Oct 20 , 2021
As a new mom, there are so many changes your body goes through, and it’s totally okay to be hesitant or unsure of what to expect. After all, you’re literally growing a new human! Many questions we receive from moms-to-be center around what breastfeeding feels like, especially for the first time. While experiencing ‘let down’ is different for every mama, we’ve done our best to help paint the picture of what those initial days and weeks will look like.
First thing’s first
Before breast milk production begins, you’ll nourish your baby with colostrum. Nicknamed ‘liquid gold’, colostrum is breast fluid packed with nutrients, white blood cells and immune-boosting properties. It also contains high levels of antibodies such as proteins that fight off bacteria and infections.
As we wrote about here, the timing varies from one mama to the other. More than likely, you’ll start producing colostrum in the third trimester. However, it could begin as early as the first trimester. Usually, if you’re in your third trimester and you squeeze your breasts, you’ll see some of this liquid gold exit your nipple.
Colostrum production usually lasts for about 2-5 days after giving birth. Then, you’ll get ‘transitional milk,’ which is a blend of colostrum and breast milk and sticks around for 10-14 days postpartum. After about the two-week mark, your regular breast milk comes in and it has a thinner texture to it.
Colostrum is easy to spot because of its light yellow color. It also tastes and smells a bit like buttermilk, with a thick texture. Some compare its consistency to that of blood. Colostrum is also higher in protein and lower in both sugar and fat. This combination makes colostrum easy to digest, which is extra helpful for babies whose guts are still immature.
When your milk is getting ready to come in, you’ll feel your breasts become heavy and full. You might start reaching for your nursing bra for a little better support. Your breasts might also feel more tender than normal. Another sign is that you might have some milk leakage—this is especially common during the night when you’re sleeping.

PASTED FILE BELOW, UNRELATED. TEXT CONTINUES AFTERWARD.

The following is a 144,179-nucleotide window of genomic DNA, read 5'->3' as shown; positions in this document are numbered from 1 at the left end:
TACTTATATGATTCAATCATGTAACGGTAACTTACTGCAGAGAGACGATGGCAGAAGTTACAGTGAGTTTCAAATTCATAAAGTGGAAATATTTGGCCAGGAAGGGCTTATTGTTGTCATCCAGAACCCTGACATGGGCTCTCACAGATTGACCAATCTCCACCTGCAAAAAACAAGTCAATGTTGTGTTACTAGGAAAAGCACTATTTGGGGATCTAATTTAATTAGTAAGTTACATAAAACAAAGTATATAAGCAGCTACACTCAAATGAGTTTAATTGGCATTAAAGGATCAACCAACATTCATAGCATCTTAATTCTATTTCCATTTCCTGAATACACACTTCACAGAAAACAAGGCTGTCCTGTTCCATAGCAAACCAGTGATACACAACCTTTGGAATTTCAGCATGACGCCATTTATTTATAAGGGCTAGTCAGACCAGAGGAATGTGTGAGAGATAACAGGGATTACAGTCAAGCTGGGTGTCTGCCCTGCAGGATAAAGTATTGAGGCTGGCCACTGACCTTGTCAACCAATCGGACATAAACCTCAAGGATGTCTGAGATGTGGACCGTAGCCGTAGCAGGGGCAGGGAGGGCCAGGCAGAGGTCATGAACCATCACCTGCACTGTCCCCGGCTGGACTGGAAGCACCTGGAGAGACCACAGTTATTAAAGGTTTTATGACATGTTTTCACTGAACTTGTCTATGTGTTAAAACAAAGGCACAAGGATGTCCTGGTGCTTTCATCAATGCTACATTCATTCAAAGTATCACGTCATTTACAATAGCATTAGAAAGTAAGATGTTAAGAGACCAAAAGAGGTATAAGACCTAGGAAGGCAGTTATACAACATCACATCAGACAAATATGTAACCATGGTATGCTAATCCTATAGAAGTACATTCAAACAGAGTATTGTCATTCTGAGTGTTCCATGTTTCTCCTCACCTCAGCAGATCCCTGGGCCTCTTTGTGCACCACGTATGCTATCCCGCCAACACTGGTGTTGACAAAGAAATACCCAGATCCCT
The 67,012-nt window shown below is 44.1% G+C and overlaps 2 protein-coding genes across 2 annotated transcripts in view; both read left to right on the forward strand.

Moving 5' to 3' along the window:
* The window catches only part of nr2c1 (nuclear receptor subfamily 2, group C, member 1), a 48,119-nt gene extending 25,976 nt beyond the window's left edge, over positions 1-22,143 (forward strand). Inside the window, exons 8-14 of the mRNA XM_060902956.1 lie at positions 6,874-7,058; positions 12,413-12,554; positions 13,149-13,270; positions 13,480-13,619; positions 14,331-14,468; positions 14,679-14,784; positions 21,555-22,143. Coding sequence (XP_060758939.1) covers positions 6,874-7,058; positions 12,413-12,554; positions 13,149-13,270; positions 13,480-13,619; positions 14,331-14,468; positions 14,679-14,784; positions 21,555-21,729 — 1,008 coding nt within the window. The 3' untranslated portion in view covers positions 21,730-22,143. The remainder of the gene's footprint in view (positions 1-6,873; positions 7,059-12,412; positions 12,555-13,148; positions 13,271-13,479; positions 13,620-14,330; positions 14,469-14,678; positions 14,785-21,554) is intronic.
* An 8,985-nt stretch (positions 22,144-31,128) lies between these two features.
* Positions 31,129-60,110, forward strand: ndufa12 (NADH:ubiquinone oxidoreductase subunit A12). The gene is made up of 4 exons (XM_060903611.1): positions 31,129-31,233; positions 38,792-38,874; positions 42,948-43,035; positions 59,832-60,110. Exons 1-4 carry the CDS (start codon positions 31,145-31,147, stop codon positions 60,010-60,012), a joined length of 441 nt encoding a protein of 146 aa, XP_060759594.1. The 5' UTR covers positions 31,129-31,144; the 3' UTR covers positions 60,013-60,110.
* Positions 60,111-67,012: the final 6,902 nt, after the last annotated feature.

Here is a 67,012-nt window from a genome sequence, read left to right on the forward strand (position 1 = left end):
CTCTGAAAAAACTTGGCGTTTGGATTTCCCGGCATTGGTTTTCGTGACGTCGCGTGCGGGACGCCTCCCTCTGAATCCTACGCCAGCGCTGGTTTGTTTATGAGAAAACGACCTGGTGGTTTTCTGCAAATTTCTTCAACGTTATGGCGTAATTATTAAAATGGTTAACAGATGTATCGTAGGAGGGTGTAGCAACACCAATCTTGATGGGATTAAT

All the feels
Some moms describe feeling a tingling sensation or like there are needles touching their breasts. It could also be that you feel a sudden sense of fullness that seemingly comes out of nowhere. For those who experience mastitis, it could feel like there are marbles rolling around in your breast.
—Dionna, Lilu mom
My milk came in about 72 hours after having Zen and I honestly didn’t know what to do. It was extremely painful and my breasts literally just started “filling up.” My step-mom told me to go take a shower and to put my breasts under the hot water. It helped so much but that experience alone showed me just how little I knew about my milk, breastfeeding, and how to actually feed my son!
—Maria, Lilu mom
My milk came in about three days after my daughter was born. She was a preemie and was stuck in the NICU, so she had never had a chance to nurse. I remember coming home after visiting her at the hospital, feeling like my breasts were heavy and full of marbles. I couldn’t feel the marbles with my hands, but I could fill them inside my breasts, which was the weirdest feeling. I wasn’t sure what to do, so I figured I would just keep pumping every two hours, as the NICU nurses kept insisting. And sure enough I started to see milk actually accumulate at the bottom of my breast pump bottles, and the nurses started accepting it which was definitely a win (even if it was just 20 cc at a time).
Easing the pressure
Once you begin breastfeeding, you’ll feel an immediate sense of relief. Like anything, there will be a bit of a learning curve as you and your baby adjust to your new routine. Here are a few ways to ease the pressure of engorgement and soothe breast tenderness:
Empty your breasts
Easier said than done, we know, but this is a big reason why you feel full even after breastfeeding. It could be that your baby is not drinking enough of your milk or that you are overproducing for the nourishment needs of your baby. It doesn't happen as much if you are exclusively breastfeeding, but while pumping it’s helpful to really tune in to your body and make sure you feel comfortable afterward. This is a sign that you got all the milk out and you can ward off clogged ducts and mastitis.
Fully emptying your breasts helps you relieve engorgement, helps get all the milk out while pumping and lets you relax more easily while pumping. Our Lilu Massage bra will also help you pump up to 50% more milk per session, all while going hands-free.
Check your nips
In the early days of breastfeeding, your nipples give you a lot of information on how well your baby’s latching to your breast. If your nipples are cracked, blistered or scabbed, there’s most likely a latch problem. Lactation specialists can help with this, and many are available for virtual support.The same happens with ill-fitting flanges. If they are too big or too small, it will be uncomfortable and your skin will show signs that it is being pinched the wrong way.
Use hot and cold therapy
For example, you might put a warm, wet cloth on your breast before breastfeeding to encourage ‘let down’ and to get you in a more relaxed state. A warm shower or heading pad set to low are other alternatives. In between feedings, you can apply a cold compress (like a bag of frozen peas). An easy way to remember it is to use heat before feeding/pumping and cold after feeding/pumping.